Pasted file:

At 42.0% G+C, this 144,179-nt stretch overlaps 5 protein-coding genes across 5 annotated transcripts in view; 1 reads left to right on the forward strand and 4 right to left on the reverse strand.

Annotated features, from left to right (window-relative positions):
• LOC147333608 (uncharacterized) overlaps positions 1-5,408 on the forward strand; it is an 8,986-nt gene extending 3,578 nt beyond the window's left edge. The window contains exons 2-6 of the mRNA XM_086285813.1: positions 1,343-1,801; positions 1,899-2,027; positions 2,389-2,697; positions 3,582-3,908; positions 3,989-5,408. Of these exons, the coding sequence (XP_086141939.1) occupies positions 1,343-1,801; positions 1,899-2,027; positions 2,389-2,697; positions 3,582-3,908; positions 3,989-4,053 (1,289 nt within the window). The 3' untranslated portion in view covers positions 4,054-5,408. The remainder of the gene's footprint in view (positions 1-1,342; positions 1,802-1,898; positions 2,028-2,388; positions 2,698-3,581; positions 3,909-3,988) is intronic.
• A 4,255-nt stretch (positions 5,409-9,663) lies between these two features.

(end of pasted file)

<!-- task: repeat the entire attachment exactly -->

At 42.0% G+C, this 144,179-nt stretch overlaps 5 protein-coding genes across 5 annotated transcripts in view; 1 reads left to right on the forward strand and 4 right to left on the reverse strand.

Annotated features, from left to right (window-relative positions):
• LOC147333608 (uncharacterized) overlaps positions 1-5,408 on the forward strand; it is an 8,986-nt gene extending 3,578 nt beyond the window's left edge. The window contains exons 2-6 of the mRNA XM_086285813.1: positions 1,343-1,801; positions 1,899-2,027; positions 2,389-2,697; positions 3,582-3,908; positions 3,989-5,408. Of these exons, the coding sequence (XP_086141939.1) occupies positions 1,343-1,801; positions 1,899-2,027; positions 2,389-2,697; positions 3,582-3,908; positions 3,989-4,053 (1,289 nt within the window). The 3' untranslated portion in view covers positions 4,054-5,408. The remainder of the gene's footprint in view (positions 1-1,342; positions 1,802-1,898; positions 2,028-2,388; positions 2,698-3,581; positions 3,909-3,988) is intronic.
• A 4,255-nt stretch (positions 5,409-9,663) lies between these two features.